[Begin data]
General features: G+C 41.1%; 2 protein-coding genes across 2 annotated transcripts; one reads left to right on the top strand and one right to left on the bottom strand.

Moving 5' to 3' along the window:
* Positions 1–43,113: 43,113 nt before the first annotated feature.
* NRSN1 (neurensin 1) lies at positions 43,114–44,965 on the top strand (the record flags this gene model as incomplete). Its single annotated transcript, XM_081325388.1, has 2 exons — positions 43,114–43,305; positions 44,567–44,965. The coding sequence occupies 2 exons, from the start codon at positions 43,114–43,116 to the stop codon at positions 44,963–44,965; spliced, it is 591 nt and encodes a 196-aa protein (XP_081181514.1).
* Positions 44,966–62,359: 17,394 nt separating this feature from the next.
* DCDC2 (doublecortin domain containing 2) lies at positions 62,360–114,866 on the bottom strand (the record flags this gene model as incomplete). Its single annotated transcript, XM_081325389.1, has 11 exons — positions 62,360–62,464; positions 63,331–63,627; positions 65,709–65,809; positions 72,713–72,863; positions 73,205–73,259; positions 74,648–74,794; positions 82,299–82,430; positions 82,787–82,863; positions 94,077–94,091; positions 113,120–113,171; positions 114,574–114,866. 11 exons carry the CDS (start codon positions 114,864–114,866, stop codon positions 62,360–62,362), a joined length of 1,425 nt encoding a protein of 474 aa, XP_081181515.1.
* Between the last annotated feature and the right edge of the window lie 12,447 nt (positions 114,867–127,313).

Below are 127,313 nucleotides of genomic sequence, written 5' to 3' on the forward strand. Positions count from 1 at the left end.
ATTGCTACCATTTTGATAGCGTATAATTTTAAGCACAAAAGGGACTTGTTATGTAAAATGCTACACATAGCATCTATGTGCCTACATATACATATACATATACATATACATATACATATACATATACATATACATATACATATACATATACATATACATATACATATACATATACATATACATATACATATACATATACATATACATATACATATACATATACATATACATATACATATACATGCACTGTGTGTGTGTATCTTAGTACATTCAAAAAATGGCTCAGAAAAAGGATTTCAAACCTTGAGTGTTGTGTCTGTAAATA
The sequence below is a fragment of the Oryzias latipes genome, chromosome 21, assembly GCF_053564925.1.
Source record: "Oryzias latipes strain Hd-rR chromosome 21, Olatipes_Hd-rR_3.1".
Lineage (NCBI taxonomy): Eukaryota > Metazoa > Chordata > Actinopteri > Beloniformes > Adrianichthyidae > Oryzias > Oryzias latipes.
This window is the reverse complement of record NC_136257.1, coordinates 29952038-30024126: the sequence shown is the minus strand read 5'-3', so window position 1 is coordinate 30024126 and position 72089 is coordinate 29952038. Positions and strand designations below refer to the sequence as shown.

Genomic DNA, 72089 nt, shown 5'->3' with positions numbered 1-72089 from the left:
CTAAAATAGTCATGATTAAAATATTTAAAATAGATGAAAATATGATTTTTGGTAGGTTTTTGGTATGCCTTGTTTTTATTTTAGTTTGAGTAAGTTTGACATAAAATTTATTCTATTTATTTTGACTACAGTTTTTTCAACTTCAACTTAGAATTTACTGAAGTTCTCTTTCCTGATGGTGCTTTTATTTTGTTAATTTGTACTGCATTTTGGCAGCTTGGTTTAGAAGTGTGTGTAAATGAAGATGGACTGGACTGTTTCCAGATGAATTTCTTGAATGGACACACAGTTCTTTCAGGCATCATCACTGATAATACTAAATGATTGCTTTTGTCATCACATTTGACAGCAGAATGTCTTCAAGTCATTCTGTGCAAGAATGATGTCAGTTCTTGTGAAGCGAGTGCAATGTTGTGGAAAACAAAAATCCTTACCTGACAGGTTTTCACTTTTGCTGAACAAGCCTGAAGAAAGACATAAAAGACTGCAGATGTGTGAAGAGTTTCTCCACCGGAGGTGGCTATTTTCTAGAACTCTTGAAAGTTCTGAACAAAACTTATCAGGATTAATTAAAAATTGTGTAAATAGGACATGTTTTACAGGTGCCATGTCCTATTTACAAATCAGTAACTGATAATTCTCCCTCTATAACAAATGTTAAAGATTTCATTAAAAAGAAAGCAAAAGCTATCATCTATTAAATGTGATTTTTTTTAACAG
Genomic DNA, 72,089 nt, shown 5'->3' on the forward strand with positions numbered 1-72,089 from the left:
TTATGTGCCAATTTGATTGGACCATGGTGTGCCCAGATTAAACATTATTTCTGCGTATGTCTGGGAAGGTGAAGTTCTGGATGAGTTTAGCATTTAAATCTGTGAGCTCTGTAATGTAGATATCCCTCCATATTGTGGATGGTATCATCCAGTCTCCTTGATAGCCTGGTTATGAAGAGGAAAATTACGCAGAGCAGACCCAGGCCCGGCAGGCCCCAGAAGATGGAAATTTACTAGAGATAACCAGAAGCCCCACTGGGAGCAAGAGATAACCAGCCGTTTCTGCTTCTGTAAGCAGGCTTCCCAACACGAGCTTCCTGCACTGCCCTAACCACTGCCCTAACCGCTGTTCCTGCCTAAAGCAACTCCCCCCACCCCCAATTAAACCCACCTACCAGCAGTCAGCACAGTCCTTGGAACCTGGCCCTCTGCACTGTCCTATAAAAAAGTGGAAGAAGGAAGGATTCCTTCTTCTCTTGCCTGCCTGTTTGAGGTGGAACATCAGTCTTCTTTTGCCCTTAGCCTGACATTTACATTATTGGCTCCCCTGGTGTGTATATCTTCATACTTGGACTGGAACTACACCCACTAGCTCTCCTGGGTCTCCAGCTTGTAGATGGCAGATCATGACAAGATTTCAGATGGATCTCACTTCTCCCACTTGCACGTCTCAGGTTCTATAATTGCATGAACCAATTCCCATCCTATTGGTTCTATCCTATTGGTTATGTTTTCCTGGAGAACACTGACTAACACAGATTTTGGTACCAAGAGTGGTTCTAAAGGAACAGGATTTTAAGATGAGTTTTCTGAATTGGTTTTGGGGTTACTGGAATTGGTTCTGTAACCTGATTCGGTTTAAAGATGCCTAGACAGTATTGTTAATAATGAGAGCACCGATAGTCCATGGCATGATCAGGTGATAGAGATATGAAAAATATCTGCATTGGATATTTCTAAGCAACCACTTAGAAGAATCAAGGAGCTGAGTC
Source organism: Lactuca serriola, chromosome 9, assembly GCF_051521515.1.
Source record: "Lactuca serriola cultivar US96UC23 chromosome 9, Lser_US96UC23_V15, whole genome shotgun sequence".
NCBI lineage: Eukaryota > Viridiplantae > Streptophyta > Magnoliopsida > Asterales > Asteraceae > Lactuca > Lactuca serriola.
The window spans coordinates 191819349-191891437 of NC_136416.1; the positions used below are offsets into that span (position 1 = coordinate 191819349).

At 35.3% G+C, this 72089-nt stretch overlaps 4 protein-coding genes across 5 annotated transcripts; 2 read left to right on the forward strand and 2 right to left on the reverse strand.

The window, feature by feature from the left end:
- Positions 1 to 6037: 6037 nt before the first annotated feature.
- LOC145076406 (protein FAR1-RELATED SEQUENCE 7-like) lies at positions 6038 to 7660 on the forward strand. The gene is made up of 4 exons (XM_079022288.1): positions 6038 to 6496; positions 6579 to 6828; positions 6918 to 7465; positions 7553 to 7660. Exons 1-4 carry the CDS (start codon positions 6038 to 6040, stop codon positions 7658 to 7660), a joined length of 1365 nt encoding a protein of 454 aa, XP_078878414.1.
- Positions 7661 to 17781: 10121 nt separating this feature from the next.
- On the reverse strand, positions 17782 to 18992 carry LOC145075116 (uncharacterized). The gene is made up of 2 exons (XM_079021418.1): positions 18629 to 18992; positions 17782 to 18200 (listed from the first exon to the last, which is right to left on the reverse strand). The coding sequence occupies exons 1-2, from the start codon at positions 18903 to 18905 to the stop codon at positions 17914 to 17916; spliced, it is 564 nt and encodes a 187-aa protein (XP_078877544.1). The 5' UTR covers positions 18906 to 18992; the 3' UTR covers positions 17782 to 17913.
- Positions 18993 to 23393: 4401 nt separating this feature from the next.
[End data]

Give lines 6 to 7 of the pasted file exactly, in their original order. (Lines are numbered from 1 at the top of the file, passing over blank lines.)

* DCDC2 (doublecortin domain containing 2) lies at positions 62,360–114,866 on the bottom strand (the record flags this gene model as incomplete). Its single annotated transcript, XM_081325389.1, has 11 exons — positions 62,360–62,464; positions 63,331–63,627; positions 65,709–65,809; positions 72,713–72,863; positions 73,205–73,259; positions 74,648–74,794; positions 82,299–82,430; positions 82,787–82,863; positions 94,077–94,091; positions 113,120–113,171; positions 114,574–114,866. 11 exons carry the CDS (start codon positions 114,864–114,866, stop codon positions 62,360–62,362), a joined length of 1,425 nt encoding a protein of 474 aa, XP_081181515.1.
* Between the last annotated feature and the right edge of the window lie 12,447 nt (positions 114,867–127,313).